Daniel Davou Dabi, University of Jos, Nigeria, discussed the incorporation of community-based adaptation strategies into rural development policies. He reported on a project that identified traditional and innovative community-based adaptation strategies in Nigeria, and highlighted the need to integrate traditional knowledge in development policies and to involve indigenous communities in policy implementation.
Angie Dazé, CARE Canada, illustrated experiences in community-based adaptation activities in Bangladesh, ranging from a participatory vulnerability assessment to the identification of indigenous adaptation practices, and the communication of these practices to communities in different geographical areas. She stressed that involved communities experienced a reduced reliance on drastic coping strategies, such as migration, and were empowered in accessing services and participating in local organizations, emphasizing an integrated approach to adaptation.
Aliou Faye, IUCN Mali, gave a presentation on a tool currently under development called “community-based risk screening tool - adaptation and livelihoods” (CRISTAL), explaining that it helps to: systematically understand the links between livelihood and climate; assess the impacts of a project on local adaptive capacity; and make project adjustments to improve resilience.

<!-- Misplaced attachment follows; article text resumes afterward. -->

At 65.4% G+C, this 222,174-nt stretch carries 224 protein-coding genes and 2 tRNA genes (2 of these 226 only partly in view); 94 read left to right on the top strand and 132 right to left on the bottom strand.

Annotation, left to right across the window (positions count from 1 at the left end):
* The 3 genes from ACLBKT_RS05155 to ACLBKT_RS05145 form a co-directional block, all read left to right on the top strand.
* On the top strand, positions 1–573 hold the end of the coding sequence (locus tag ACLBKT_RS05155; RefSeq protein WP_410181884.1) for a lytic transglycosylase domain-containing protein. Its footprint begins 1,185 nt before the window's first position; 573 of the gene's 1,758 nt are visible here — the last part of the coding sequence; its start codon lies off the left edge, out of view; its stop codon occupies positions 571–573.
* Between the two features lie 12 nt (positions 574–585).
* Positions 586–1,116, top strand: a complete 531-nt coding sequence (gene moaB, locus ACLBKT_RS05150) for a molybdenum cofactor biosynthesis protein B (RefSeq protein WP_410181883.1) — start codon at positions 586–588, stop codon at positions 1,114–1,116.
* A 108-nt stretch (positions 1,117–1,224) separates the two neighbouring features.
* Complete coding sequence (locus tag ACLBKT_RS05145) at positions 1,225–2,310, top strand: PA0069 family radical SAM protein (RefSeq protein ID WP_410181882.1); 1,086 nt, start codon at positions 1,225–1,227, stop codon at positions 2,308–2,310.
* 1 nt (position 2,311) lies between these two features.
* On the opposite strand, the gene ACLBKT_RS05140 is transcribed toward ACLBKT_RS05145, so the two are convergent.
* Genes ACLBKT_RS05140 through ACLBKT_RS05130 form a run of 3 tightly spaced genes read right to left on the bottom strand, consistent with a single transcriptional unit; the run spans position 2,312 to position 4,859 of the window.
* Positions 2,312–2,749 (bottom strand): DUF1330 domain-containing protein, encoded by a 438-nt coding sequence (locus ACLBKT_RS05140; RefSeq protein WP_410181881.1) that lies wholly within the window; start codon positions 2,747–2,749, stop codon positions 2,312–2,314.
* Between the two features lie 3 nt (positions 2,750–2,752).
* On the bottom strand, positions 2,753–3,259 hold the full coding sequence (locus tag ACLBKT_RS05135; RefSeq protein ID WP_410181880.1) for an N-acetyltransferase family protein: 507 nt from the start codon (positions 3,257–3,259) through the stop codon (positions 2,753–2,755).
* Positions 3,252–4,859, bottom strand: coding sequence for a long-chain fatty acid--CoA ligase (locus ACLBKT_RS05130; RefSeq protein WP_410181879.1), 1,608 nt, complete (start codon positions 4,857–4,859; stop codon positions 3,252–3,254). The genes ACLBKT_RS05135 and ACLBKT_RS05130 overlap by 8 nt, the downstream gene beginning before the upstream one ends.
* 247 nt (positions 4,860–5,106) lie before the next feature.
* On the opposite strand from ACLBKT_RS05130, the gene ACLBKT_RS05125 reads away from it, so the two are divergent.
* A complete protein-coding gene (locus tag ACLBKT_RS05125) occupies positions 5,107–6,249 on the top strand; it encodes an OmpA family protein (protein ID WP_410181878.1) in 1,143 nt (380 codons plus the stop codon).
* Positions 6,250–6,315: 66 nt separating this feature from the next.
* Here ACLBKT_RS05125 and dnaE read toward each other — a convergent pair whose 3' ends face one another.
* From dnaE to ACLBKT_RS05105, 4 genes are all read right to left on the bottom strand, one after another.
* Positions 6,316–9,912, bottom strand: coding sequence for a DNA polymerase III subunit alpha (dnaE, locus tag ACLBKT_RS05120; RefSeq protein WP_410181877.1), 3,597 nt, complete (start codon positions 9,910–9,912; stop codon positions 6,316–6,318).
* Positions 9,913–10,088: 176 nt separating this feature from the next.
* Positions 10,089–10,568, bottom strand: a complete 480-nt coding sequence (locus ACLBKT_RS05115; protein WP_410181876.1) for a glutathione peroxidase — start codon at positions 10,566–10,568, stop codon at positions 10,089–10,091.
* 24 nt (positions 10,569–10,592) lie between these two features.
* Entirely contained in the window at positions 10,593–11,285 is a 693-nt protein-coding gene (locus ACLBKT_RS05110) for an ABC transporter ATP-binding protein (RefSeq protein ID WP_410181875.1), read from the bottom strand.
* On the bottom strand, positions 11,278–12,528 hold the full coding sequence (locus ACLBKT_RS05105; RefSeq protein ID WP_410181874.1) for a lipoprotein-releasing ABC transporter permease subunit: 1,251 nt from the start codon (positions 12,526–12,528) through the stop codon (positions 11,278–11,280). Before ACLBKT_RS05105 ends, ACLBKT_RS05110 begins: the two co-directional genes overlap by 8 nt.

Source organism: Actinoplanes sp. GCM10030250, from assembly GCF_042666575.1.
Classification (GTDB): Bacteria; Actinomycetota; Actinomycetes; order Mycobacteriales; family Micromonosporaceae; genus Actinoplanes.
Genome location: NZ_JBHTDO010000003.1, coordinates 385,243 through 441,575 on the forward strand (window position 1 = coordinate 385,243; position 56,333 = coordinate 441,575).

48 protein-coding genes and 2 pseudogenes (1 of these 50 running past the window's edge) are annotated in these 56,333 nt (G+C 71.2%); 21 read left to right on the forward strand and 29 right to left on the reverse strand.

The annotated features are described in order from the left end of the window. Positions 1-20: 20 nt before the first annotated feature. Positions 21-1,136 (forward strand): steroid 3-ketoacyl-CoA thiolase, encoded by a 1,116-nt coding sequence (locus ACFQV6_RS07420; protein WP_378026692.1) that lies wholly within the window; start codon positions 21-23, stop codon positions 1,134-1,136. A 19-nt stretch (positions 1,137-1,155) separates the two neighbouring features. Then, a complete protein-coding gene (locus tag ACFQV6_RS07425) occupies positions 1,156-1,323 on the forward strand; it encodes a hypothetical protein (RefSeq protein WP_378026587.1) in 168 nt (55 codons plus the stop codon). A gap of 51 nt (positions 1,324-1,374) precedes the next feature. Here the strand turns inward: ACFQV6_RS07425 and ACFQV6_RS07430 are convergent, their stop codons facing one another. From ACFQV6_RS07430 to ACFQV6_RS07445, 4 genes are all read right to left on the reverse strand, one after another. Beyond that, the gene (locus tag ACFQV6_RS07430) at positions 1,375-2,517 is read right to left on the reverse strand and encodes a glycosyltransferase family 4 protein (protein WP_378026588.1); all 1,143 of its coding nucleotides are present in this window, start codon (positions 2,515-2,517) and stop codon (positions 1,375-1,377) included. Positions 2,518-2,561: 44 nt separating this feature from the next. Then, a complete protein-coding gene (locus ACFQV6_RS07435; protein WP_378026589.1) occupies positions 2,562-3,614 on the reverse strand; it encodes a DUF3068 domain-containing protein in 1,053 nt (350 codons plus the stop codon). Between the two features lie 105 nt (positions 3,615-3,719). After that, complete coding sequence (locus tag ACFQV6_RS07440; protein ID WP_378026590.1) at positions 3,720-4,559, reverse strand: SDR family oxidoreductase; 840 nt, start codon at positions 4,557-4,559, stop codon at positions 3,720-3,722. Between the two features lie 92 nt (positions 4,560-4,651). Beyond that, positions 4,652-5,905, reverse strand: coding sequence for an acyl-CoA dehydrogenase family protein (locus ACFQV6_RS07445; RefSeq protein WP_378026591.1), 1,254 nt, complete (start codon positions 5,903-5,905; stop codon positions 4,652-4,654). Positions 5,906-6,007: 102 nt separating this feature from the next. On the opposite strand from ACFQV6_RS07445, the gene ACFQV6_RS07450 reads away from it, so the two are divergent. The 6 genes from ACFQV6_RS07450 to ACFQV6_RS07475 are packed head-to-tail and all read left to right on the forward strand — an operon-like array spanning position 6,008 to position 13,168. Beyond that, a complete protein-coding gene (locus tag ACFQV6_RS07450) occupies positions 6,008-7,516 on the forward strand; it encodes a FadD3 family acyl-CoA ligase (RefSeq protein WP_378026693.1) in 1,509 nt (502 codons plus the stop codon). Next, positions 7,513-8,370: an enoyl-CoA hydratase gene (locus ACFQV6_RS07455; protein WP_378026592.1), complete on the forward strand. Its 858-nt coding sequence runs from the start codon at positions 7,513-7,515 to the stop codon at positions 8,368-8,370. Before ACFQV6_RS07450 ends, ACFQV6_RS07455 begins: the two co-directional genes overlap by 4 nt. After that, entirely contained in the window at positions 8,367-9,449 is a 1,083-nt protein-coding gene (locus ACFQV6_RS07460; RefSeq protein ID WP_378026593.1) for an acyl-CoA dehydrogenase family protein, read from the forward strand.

Discussion: Participants discussed: the socioeconomic impacts of food aid; loss of traditional cultures through adaptation activities; gender insights from community-based adaptation activities; designing interventions that scale up social learning; and integrating community-based activities into government policies.
Speakers’ Contact Information:
Barry Smit <email@example.com>
SESSION THREE - EXPERIENCE WITH NAPAS: Bubu Pateh Jallow, Department of State for Fisheries and Water, the Gambia, and Tom Downing, Stockholm Environment Institute, co-chaired the session, with Co-Chair Jallow noting that NAPAs are allowing LDCs to communicate their more immediate needs.